Vt. Trooper Placed on Lengthy Leave Following Fatal Shooting

A suicidal man was fatally shot by officers during a traffic stop on I-89 Sunday

In a change from recent cases of police shootings, a Vermont State Police trooper has been placed on administrative leave, possibly for several months, following his role in shooting a man on busy Interstate 89 this weekend.

Sunday's fatal shooting of a distraught man was the fourth time Trooper Chris Brown has opened fire on a member of the public, command staff said Monday.

Typically, officers may return to work shortly after a shooting event if a mental health professional deems them fit for service. But in this case, given the number of shootings the trooper has been involved in, his boss determined a lengthier period away from work is appropriate.

Vermont State Police said the former wife of 42-year-old Benjamin Gregware reported her ex had possibly been drinking and was upset about fears he'd lose child custody.

Trooper Jay Riggen, who was able to reach Gregware by phone, reported Gregware said he had a 9mm gun with him, as well as newly-purchased ammo. Gregware was planning to drive until he ran out of gas, and "end it," according to Vermont State Police command staff, recounting a roughly 20-minute phone conversation Gregware had with Trooper Riggen.

Gregware was holding a loaded handgun to his own head Sunday, with traffic whizzing by him on I-89 South in Bolton, while advancing on officers who pulled him over, Vermont State Police said.

"They repeatedly told him to drop the weapon," Maj. Glenn Hall said of commands Trooper Chris Brown and town of Richmond Corporal Rick Greenough gave to Gregware.

Command staff said they believe Brown and Greenough shot a total of 12 rounds between them, killing Gregware, who lived in Sheldon. While autopsy results were not immediately available at the time of a Monday morning news conference, Hall said it appeared Gregware had been shot three times, including once in the head.

"As the director, I don't want any fatal shootings to happen," Col. Birmingham said Monday. "But that's not realistic. In this world, they happen. And we do everything we can to mitigate and de-escalate these situations."

Gregware's death was the third fatal officer-involved shooting in Vermont in the past six months. Birmingham acknowledged that Trooper Brown was involved in all three of them, plus a non-fatal shooting in 2015.

"I'm worried about Trooper Brown and the impact this is having on him," Birmingham said in response to a reporter's question, noting that the agency is currently working on analyzing best practices and approaches by other departments, as part of a review of administrative policies pertaining to when officers return to work following a shooting.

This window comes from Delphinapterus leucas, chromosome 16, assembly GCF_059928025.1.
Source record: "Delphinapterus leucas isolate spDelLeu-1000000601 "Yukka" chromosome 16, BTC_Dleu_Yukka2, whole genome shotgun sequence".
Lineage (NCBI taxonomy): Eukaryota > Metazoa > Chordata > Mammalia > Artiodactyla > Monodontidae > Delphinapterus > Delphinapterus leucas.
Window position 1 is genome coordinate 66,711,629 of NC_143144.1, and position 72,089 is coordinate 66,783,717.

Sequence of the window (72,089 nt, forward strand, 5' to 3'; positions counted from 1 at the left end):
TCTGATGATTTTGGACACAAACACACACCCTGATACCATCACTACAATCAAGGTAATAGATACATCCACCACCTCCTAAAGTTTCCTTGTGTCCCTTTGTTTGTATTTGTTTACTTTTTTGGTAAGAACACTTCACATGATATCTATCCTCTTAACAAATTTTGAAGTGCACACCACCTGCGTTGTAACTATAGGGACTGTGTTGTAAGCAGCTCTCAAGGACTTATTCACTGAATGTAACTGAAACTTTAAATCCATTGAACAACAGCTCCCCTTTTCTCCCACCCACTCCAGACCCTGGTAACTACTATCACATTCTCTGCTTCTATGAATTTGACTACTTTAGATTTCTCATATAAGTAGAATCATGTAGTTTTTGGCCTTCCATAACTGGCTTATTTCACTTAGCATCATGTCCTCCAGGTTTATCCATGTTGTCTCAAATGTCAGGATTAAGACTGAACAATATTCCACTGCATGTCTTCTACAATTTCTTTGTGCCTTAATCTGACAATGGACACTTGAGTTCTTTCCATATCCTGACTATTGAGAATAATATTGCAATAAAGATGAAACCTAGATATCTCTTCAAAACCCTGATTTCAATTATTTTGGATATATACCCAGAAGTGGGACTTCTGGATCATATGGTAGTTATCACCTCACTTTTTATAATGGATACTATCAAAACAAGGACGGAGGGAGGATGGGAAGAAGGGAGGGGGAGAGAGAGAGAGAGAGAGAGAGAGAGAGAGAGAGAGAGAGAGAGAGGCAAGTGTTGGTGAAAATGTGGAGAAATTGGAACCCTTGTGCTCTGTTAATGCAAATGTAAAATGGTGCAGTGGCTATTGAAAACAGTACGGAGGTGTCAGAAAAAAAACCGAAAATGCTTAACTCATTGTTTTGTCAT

Brown's actions were deemed legally justified in two of the shooting cases, with two probes still pending. A clinician did clear him to return to duty, which often happens in just a few days.

However, with new studies now underway into whether Vermont State Police handling of lethal use of force needs to be re-tooled, the commander placed the trooper on indefinite administrative leave Sunday, until the Bolton death is fully examined.

"This decision is not an indication of any wrongdoing by Trooper Brown," Birmingham pointed out.

Birmingham added that Brown will not return to full duty until the full legal review of Gregware's shooting has been completed.

Ways to consider new mental health protocol for troopers, including better understanding of possible links of officer-involved shootings to PTSD, will be addressed in a report Birmingham said he expects to receive next month.

Maj. Hall said numbers show police shootings in Vermont since 2010 have already exceeded the prior decade, with two years still left in that 10-year comparison.

Hall said he believed in Vermont from 2000-2010, there were 22 police-involved shootings, and said he believes the number has been 25 since 2010.

"Certainly, there is great cause for concern," Birmingham said of an apparent rise in police-involved shootings in Vermont.

When asked if there is a common thread between the cases, Hall said many of the shootings have involved mental health crises and suicidal subjects, which he said are some of the most challenging cases for cops.

As for the backup officer from Sunday's shooting in Bolton, he's taking at least six days off, according to Richmond Police Chief Al Buck.

"It's the first-ever shooting that the Richmond Police Department has been involved in in its 50-year existence," Buck noted.

Birmingham said there is video of the Bolton incident, which will play a critical role in the ongoing investigation.

Once complete, that investigation will be independently reviewed by both Chittenden County State's Attorney Sarah George and Vermont Attorney General T.J. Donovan to determine if the officers' actions were appropriate under the law.

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